Science Fiction & Fantasy

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Apr. 2020 (Issue 119)

We’re starting the month with a brand-new short story from Veronica Roth! It’s called “The Least of These.” We also have an SF original by Andrew Dana Hudson (“Voice of Their Generation”), along with SF reprints by Yoon Ha Lee (“Always the Harvest”) and Vandana Singh (“A Subtle Web”). Plus, we have original fantasy by Celeste Rita Baker (“Glass Bottle Dancer”) and Rati Mehrotra (“The Witch Speaks”), and fantasy reprints by Caleb Wilson (“Bow Down Before the Snail King!”) and Fred Van Lente (“Neversleeps”). Our nonfiction team is bringing you our usual assortment of author spotlights, plus our book and media review columns. Our feature interview will be with Katie M. Flynn. Our ebook readers will also enjoy an all-new book excerpt from Veronica Roth’s Chosen Ones.

In This Issue: Apr. 2020 (Issue 119)

Editorial

Editorial: April 2020

Be sure to read the editorial for a rundown of this month’s exciting content, plus all our news and updates.

Science Fiction

The Least of These

Two women, Best and Least, woke in a bright room. Best did so as if surfacing in a pool of water, her eyes wide and observant. Least woke with a start, and immediately slammed her back against the wall behind her, her arms splayed. Where are we? asked Best. Who the fuck are you? demanded Least. Now, now, came a voice from the doorway. There’s no need to be coarse. A tall, graceful Being entered the room, diaphanous fabric afloat around its slender body.

Author Spotlight

Fantasy

Bow Down Before the Snail King!

There were only a dozen storks. But on that murky midnight, with the fire burning low and blue from the stink of vanished cities that bubbled up from beneath the plains, there might as well have been a hundred. Charops’ drab leather outfit was somewhat beak-resistant. Not enough to make her comfortable; the horror birds were known carriers of pestilence, so filthy that their diseases bore diseases. She jumped over the furrows of fallow civilizations, stabbing wildly with her long Strategist’s knife.

Science Fiction

Always the Harvest

Nissaea-of-the-Slant wasn’t even looking for an eye implant in the mazeway lode when she came across the half-smashed ocular. It was worthless in any case, and she gritted her teeth at her bad luck. A hand was what she needed, and this was her last chance. The sputtering confounders, the only ones she’d been able to afford, would give out sooner or later, and then she wouldn’t be able to hide her illegal implant-mining from the Watch.

Fantasy

Glass Bottle Dancer

When de words “glass bottle dancer” come to me as I was day-dreaming, listening to music on de radio, I thought it sounded like someting I’d like to see, didn’t tink it would change me whole life. I imagine it might mean taking a bunch of soda and beer bottles, laying dem on dey sides and stepping on dem widout having dem roll away. I thought a limbo dancer might do it to add someting special to dere act.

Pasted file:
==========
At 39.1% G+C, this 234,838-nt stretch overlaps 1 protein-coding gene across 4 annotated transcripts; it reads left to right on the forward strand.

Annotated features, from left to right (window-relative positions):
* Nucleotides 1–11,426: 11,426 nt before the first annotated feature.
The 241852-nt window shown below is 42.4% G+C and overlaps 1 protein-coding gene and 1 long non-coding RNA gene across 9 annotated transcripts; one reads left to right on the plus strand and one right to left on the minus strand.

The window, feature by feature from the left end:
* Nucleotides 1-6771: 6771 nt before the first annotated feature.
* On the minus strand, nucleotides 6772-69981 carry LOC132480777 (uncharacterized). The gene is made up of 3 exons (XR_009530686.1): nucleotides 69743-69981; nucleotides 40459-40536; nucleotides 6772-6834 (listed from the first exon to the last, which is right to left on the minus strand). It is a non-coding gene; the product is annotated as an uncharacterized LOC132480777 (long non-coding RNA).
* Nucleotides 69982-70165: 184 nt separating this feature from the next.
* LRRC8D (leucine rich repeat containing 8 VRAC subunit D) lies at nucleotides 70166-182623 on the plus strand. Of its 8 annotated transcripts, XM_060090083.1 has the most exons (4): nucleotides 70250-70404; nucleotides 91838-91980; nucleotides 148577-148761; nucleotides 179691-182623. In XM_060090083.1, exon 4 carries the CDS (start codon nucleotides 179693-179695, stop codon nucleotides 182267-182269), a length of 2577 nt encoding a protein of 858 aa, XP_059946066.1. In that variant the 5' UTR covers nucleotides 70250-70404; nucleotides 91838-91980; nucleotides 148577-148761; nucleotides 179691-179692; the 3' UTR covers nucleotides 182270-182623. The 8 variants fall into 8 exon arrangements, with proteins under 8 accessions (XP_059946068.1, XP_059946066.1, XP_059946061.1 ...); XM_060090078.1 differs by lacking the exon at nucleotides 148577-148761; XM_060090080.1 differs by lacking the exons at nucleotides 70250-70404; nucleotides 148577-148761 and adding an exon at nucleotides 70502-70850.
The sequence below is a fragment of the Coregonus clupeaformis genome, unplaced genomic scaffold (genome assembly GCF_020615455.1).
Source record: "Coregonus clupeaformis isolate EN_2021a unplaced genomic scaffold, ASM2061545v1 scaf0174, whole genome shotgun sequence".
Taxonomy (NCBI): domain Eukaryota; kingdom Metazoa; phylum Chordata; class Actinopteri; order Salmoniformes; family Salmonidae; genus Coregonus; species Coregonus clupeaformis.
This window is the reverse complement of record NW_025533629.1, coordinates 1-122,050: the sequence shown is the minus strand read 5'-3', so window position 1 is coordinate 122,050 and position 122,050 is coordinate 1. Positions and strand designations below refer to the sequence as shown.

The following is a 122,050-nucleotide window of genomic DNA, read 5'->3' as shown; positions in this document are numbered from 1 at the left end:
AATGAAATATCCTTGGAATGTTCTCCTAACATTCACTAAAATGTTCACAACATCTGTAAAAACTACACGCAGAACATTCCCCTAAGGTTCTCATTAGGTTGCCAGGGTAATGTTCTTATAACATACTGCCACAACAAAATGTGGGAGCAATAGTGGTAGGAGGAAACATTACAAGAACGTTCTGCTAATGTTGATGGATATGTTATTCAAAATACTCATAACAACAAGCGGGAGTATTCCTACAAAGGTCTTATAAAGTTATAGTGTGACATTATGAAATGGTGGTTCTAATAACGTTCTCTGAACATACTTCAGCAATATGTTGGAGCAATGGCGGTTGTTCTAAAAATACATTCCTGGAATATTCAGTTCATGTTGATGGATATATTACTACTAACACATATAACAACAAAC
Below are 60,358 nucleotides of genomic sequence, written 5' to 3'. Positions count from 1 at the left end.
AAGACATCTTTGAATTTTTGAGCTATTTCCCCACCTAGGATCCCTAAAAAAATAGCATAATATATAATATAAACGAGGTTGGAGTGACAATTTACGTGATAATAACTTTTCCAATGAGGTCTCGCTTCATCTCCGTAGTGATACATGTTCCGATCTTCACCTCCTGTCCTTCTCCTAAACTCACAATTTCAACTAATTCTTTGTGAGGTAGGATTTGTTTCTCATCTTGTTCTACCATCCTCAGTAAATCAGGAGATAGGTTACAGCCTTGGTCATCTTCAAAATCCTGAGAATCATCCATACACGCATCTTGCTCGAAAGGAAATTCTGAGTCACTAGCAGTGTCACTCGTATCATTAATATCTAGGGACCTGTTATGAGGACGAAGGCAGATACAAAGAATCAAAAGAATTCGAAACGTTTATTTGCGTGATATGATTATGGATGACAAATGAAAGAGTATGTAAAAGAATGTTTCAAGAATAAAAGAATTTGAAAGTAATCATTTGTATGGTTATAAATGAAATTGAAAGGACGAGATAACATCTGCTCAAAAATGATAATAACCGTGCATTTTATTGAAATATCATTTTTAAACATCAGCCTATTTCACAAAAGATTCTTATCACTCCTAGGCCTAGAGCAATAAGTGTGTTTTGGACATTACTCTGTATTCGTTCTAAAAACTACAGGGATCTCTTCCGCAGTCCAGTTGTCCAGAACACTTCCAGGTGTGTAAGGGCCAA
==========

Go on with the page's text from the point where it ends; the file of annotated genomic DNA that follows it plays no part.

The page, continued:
Author Spotlight

Nonfiction

Book Reviews: April 2020

This month Chris Kluwe takes a break from launching his new novel to review some books for us. Find out what he thinks about Tamsyn Muir’s new novel Harrow The Ninth, Emily B. Martin’s Sunshield, and  A Pale Light in The Black by K.B. Wagers.

Science Fiction

Voice of Their Generation

On their ninth rewrite of the third act of Detective Pikachu vs. Predator, it occurred to Thicket that they might just be the voice of their generation. In a fever, they swiped together the final epic speech where Detective Pikachu refutes Predator’s cynical attempts to turn him against his human partner, arguing that the Pokémon relationship with humanity was one not of servitude but of guardianship, for every Pokémon can see within each human the potential to rise above their flawed nature.

Author Spotlight

Fantasy

Neversleeps

There were three Pinkertons. There were always three. One was a white man, one was black, and the other was a Celestial. They may have been something else before, but now they were Pinkertons. Same brownish-grey tweed suits, same bowler hats, same obese-caterpillar mustaches lurking below their noses. Simon Leslie was playing hold-’em in the parlor car when the train slowed between two mesas in Monument Valley with a puff of steam and a sigh.

Nonfiction

Media Review: April 2020

Christopher East reviews AMC’s quirky series Lodge 49.

Science Fiction

A Subtle Web: A Tale From the Somadeva Chronicles

The Blue People of the desert continent on the Planet Miln have never been in space, as far as their ancestral memories go. Among the sand dunes and the whirling dust devils of the Southern Continent, they lead nomadic lives, content to traverse, generation after generation, the shifting pathways across the great desert. In all their remembered history, only one of them has ever traveled to the Northern Continent and beyond, never to return. The Blue People do not speak to the Northerners.

Fantasy

The Witch Speaks

As different as earth and sky. That is what they said about us. Yet even earth and sky meet at the horizon. Shade your eyes from the sun. Look, far in the distance. Do you see that line where brown merges into blue? I’m ready to walk there. But not before having told my story.

Author Spotlight

Nonfiction

Interview: Katie M. Flynn

Katie M. Flynn is a writer, editor, and educator based in San Francisco. Her short fiction has appeared in Colorado Review, Indiana Review, The Masters Review, Ninth Letter, Tin House, Witness Magazine, and many other publications. Katie has been awarded the Colorado Review’s Nelligan Prize for Short Fiction, a fellowship from the San Francisco Writers’ Grotto, and the Steinbeck Fellowship in Creative Writing.